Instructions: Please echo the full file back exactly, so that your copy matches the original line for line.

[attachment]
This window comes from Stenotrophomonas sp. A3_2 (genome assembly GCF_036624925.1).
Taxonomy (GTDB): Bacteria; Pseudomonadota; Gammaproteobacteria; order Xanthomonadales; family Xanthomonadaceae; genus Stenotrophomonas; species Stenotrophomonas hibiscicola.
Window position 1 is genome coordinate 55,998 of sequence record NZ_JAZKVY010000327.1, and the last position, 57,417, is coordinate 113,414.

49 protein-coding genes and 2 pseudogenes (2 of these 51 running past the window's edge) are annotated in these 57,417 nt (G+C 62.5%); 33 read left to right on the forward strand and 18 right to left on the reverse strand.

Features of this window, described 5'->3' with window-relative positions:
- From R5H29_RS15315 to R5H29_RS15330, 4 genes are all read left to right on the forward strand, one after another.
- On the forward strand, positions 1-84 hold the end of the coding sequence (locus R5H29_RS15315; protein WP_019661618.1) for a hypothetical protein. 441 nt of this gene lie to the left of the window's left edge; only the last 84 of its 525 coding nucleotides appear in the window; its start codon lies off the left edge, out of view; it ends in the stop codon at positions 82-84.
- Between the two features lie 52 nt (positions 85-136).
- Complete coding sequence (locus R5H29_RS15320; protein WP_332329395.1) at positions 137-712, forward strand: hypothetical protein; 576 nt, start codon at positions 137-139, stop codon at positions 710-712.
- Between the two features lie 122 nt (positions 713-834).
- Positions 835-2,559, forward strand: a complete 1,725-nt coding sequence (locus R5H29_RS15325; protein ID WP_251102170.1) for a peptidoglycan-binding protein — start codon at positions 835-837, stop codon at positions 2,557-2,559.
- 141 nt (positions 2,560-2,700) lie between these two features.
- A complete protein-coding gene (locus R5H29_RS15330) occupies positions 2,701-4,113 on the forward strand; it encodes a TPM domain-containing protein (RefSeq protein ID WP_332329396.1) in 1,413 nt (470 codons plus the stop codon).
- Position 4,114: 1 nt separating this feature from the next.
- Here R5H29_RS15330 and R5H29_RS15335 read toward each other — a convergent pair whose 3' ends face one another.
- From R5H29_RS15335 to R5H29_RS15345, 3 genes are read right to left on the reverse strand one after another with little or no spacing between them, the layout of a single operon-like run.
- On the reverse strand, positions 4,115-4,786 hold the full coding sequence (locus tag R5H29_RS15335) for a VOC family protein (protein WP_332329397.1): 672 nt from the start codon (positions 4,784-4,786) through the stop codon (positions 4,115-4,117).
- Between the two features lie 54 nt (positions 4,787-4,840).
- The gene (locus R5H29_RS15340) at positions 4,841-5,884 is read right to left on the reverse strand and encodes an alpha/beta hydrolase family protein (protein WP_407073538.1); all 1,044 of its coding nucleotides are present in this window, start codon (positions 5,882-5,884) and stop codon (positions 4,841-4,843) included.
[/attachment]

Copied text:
This window comes from Stenotrophomonas sp. A3_2 (genome assembly GCF_036624925.1).
Taxonomy (GTDB): Bacteria; Pseudomonadota; Gammaproteobacteria; order Xanthomonadales; family Xanthomonadaceae; genus Stenotrophomonas; species Stenotrophomonas hibiscicola.
Window position 1 is genome coordinate 55,998 of sequence record NZ_JAZKVY010000327.1, and the last position, 57,417, is coordinate 113,414.

49 protein-coding genes and 2 pseudogenes (2 of these 51 running past the window's edge) are annotated in these 57,417 nt (G+C 62.5%); 33 read left to right on the forward strand and 18 right to left on the reverse strand.

Features of this window, described 5'->3' with window-relative positions:
- From R5H29_RS15315 to R5H29_RS15330, 4 genes are all read left to right on the forward strand, one after another.
- On the forward strand, positions 1-84 hold the end of the coding sequence (locus R5H29_RS15315; protein WP_019661618.1) for a hypothetical protein. 441 nt of this gene lie to the left of the window's left edge; only the last 84 of its 525 coding nucleotides appear in the window; its start codon lies off the left edge, out of view; it ends in the stop codon at positions 82-84.
- Between the two features lie 52 nt (positions 85-136).
- Complete coding sequence (locus R5H29_RS15320; protein WP_332329395.1) at positions 137-712, forward strand: hypothetical protein; 576 nt, start codon at positions 137-139, stop codon at positions 710-712.
- Between the two features lie 122 nt (positions 713-834).
- Positions 835-2,559, forward strand: a complete 1,725-nt coding sequence (locus R5H29_RS15325; protein ID WP_251102170.1) for a peptidoglycan-binding protein — start codon at positions 835-837, stop codon at positions 2,557-2,559.
- 141 nt (positions 2,560-2,700) lie between these two features.
- A complete protein-coding gene (locus R5H29_RS15330) occupies positions 2,701-4,113 on the forward strand; it encodes a TPM domain-containing protein (RefSeq protein ID WP_332329396.1) in 1,413 nt (470 codons plus the stop codon).
- Position 4,114: 1 nt separating this feature from the next.
- Here R5H29_RS15330 and R5H29_RS15335 read toward each other — a convergent pair whose 3' ends face one another.
- From R5H29_RS15335 to R5H29_RS15345, 3 genes are read right to left on the reverse strand one after another with little or no spacing between them, the layout of a single operon-like run.
- On the reverse strand, positions 4,115-4,786 hold the full coding sequence (locus tag R5H29_RS15335) for a VOC family protein (protein WP_332329397.1): 672 nt from the start codon (positions 4,784-4,786) through the stop codon (positions 4,115-4,117).
- Between the two features lie 54 nt (positions 4,787-4,840).
- The gene (locus R5H29_RS15340) at positions 4,841-5,884 is read right to left on the reverse strand and encodes an alpha/beta hydrolase family protein (protein WP_407073538.1); all 1,044 of its coding nucleotides are present in this window, start codon (positions 5,882-5,884) and stop codon (positions 4,841-4,843) included.